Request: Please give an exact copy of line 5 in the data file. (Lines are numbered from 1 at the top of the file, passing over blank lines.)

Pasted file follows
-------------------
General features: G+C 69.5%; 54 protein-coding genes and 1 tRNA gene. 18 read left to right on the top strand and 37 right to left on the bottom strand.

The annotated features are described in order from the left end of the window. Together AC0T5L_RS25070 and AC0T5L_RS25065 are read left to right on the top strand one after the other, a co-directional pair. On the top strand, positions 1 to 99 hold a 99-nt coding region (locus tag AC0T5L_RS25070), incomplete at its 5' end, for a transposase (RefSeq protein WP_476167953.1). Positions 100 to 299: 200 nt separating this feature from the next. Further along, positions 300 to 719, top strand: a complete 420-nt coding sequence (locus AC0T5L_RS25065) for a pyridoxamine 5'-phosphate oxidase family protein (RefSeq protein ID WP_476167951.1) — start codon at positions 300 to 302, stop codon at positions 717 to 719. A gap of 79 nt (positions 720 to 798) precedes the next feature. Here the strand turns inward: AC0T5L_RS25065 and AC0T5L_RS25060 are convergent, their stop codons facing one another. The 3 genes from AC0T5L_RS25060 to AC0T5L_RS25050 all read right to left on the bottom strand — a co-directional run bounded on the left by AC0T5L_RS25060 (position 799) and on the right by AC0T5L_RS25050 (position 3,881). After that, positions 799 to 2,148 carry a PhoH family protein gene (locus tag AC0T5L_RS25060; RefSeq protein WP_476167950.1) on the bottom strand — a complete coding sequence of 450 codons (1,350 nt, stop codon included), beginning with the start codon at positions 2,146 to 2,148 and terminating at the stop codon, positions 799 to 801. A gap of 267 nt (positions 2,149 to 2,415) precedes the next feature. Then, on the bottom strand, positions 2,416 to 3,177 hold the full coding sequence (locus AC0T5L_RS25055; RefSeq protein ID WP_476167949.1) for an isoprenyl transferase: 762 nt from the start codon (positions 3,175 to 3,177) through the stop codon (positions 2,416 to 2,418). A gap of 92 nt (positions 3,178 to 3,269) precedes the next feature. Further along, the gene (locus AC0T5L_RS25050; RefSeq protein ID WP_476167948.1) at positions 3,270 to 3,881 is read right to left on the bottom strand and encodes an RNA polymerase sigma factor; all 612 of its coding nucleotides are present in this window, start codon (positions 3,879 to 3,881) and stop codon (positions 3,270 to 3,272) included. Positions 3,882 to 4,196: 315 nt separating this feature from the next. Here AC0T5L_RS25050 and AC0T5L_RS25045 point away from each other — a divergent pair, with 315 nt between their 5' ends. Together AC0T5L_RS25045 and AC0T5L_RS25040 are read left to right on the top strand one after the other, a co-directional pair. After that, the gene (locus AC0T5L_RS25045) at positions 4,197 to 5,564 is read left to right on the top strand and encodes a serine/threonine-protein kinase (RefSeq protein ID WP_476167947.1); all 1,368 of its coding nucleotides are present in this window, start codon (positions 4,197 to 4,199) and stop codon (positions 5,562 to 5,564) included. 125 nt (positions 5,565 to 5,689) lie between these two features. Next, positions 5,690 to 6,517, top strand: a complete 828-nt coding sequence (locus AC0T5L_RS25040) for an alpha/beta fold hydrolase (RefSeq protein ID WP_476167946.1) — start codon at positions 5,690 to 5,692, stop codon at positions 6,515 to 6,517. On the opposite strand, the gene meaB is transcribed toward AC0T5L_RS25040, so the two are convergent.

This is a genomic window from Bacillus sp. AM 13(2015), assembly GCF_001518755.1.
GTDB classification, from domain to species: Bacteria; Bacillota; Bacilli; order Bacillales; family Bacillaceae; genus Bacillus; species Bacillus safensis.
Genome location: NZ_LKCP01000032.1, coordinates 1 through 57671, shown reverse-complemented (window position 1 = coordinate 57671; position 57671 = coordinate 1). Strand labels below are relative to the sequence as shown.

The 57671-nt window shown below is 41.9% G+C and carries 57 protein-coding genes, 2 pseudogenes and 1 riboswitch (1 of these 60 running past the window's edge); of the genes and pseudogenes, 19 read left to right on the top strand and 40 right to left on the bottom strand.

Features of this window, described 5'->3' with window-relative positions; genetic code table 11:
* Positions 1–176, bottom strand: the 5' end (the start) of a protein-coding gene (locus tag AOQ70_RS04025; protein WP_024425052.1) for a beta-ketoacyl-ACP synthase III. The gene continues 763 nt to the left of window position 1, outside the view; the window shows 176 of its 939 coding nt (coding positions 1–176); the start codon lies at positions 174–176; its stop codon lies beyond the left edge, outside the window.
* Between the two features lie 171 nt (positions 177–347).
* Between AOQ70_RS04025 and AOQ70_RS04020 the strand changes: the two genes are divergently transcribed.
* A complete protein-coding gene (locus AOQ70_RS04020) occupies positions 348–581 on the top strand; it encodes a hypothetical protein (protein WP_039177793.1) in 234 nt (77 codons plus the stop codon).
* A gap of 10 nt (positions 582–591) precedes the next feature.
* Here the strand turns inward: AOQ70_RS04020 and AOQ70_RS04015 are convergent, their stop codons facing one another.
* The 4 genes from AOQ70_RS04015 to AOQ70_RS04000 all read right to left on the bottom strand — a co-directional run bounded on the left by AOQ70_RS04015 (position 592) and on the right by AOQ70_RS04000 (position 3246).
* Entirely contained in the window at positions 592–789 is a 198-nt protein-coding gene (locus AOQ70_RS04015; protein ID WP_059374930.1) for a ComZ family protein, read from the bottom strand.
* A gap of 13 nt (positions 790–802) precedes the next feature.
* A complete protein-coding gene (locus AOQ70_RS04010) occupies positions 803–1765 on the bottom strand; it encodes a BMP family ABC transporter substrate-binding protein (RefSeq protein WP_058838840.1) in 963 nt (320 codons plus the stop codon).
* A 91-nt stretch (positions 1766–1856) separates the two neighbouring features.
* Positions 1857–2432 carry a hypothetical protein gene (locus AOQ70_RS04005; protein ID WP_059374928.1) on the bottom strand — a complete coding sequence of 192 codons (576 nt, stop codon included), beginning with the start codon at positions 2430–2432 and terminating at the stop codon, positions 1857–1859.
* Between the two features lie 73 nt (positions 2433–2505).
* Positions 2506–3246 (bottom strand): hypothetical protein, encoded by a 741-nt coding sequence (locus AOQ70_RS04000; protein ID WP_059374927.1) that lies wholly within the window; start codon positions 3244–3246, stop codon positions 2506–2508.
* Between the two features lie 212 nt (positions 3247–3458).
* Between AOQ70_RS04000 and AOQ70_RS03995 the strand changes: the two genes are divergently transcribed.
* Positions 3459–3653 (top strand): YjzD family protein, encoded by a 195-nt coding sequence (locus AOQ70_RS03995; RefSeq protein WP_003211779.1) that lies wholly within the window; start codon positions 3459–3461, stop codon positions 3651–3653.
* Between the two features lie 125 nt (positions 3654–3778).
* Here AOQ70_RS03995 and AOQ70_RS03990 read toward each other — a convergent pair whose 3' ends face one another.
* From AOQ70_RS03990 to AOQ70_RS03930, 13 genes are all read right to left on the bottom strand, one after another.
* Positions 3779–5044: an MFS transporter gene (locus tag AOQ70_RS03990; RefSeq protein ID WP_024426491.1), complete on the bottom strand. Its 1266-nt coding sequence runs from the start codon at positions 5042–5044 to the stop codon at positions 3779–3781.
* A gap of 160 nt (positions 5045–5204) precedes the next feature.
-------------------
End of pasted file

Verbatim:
Genome location: NZ_LKCP01000032.1, coordinates 1 through 57671, shown reverse-complemented (window position 1 = coordinate 57671; position 57671 = coordinate 1). Strand labels below are relative to the sequence as shown.